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SLDN Hotline Receives 12,000th Call for Assistance

For immediate release:
Monday, October 15, 2012

Contact: Zeke Stokes at
202-621-5406 or zeke@sldn.org

SLDN Legal Hotline Logs 12,000th Call for Assistance
Calls for legal help are up - not down - since ‘Don’t Ask, Don’t Tell’ repeal, says McKean

SLDN's Ashley Scheideberg fields a call from an LGBT service member seeking assistance.

(WASHINGTON DC) Today, the Servicemembers Legal Defense Network (SLDN) free and confidential hotline for LGBT service members and veterans seeking legal assistance reached a new milestone - 12,000 calls since its inception in 1993 to help aid service members affected by the “Don’t Ask, Don’t Tell” (DADT) law. Since repeal of the law in September 2011, SLDN leaders say calls to the hotline have increased with service members and veterans seeking a range of help that includes discharge upgrade assistance; advice about serving openly; assisting veterans discharged under DADT who wish to serve again; counseling service members and veterans on issues related to transgender service; and helping gay and lesbian military families navigate the unequal system of support and benefits created by the so-called “Defense of Marriage Act” (DOMA) and other federal marriage discrimination laws.

“SLDN’s legal hotline has been at the core of our services for nearly two decades. It has been and continues to be a lifeline for tens of thousands of LGBT service members and veterans in their time of crisis or when they simply need advice or counsel on an issue that’s unique to them as newly out members of the military community. Since the repeal of ‘Don’t Ask, Don’t Tell,’ calls to SLDN’s legal hotline have increased,” said SLDN Legal Director David McKean.

Serena Trueman knows the work of the SLDN legal hotline well. She joined the US Air Force in 2005, at the age of 19. The product of a military family, Trueman had always felt a strong desire to serve her country and was considered by her commander to be in the top 10 percent of her squadron.

During her time in the service, Trueman’s father was diagnosed with cancer and Serena was unable to be with him because of where she was stationed. To lend her support during this difficult time, Trueman’s girlfriend came to visit her on base. Although there was nothing about this visit that contravened any military rules, it raised suspicions in the mind of another service member, who reported her to the command.

Ordinarily under DADT, a service member would have been separated with a discharge characterization that reflected the quality of his or her service, and a narrative reason that indicated the specific reason for discharge, such as “Homosexual Conduct.” Both of these items, as well as a reentry code, are listed on a discharge form, which serves as proof of a veteran’s military service.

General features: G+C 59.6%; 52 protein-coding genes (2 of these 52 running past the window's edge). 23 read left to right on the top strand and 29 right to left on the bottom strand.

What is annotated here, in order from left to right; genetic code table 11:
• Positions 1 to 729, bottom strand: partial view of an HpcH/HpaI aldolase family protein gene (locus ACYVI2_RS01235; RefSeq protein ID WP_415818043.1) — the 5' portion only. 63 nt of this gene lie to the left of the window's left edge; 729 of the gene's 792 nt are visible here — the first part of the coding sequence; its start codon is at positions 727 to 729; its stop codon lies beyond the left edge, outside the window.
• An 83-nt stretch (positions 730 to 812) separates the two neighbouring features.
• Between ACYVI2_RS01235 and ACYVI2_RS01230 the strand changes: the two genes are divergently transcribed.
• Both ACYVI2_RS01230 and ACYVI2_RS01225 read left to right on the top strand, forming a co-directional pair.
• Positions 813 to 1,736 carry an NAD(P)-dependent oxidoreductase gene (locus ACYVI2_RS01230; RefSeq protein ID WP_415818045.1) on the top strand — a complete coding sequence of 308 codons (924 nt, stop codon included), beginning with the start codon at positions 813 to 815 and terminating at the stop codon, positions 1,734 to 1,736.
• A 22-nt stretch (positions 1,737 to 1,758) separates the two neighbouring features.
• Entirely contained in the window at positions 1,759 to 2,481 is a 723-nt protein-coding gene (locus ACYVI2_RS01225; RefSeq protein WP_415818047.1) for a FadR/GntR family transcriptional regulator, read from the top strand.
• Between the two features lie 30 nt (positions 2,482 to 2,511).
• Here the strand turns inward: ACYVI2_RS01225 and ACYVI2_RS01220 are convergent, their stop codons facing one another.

Because of her excellent service record, Trueman received an Honorable discharge. However, when she received her discharge paperwork, she had been given a narrative reason for separation of “personality disorder,” which incorrectly marked her as someone with a mental disorder. In addition to forcing her to inaccurately represent herself in situations where she would be required submit her discharge paperwork - employment applications and requests for veterans’ benefits, included - this narrative reason and its corresponding reentry code also impeded her ability to re-enlist following the repeal of DADT in September 2011.

With SLDN’s legal expertise and assistance, in September 2012, Trueman received a decision in her favor and a new discharge record that reflects accurately her service. She is now having conversations with a recruiter in hopes of rejoining the Air Force.

“Serena Trueman is just one example of the more than 90,000 LGBT veterans discharged under ‘Don’t Ask, Don’t Tell’ and the prior ban on gay and lesbian service, who may qualify to have their discharge paperwork corrected. At SLDN, we stand ready to assist through our free, direct, and confidential legal services and encourage veterans to reach out to us for assistance,” said McKean.

Since the repeal of DADT, SLDN has assisted more than 200 veterans seeking to upgrade their discharge paperwork. Those seeking assistance may visit http://www.sldn.org/vetdischargechanges to find out more and begin the process.

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ABOUT SLDN: Servicemembers Legal Defense Network (SLDN) is a non-partisan, non-profit, legal services and policy organization dedicated to bringing about full LGBT equality to America's military and ending all forms of discrimination and harassment of military personnel on the basis of sexual orientation and gender identity. SLDN provides free and direct legal assistance to service members and veterans affected by the repealed "Don't Ask, Don't Tell" law and the prior regulatory ban on open service, as well as those currently serving who may experience harassment or discrimination. Since 1993, our in-house legal team has responded to more than 12,000 requests for assistance. Lesbian, gay, bisexual and transgender service members with questions are urged to contact the SLDN hotline to speak with a staff attorney: Call 1-800-538-7418 or 202-328-3244 x100 or visit www.sldn.org.

PHOTO: SLDN's Ashley Scheideberg fields a call to the 24-hour hotline from an LGBT service member seeking assistance.  

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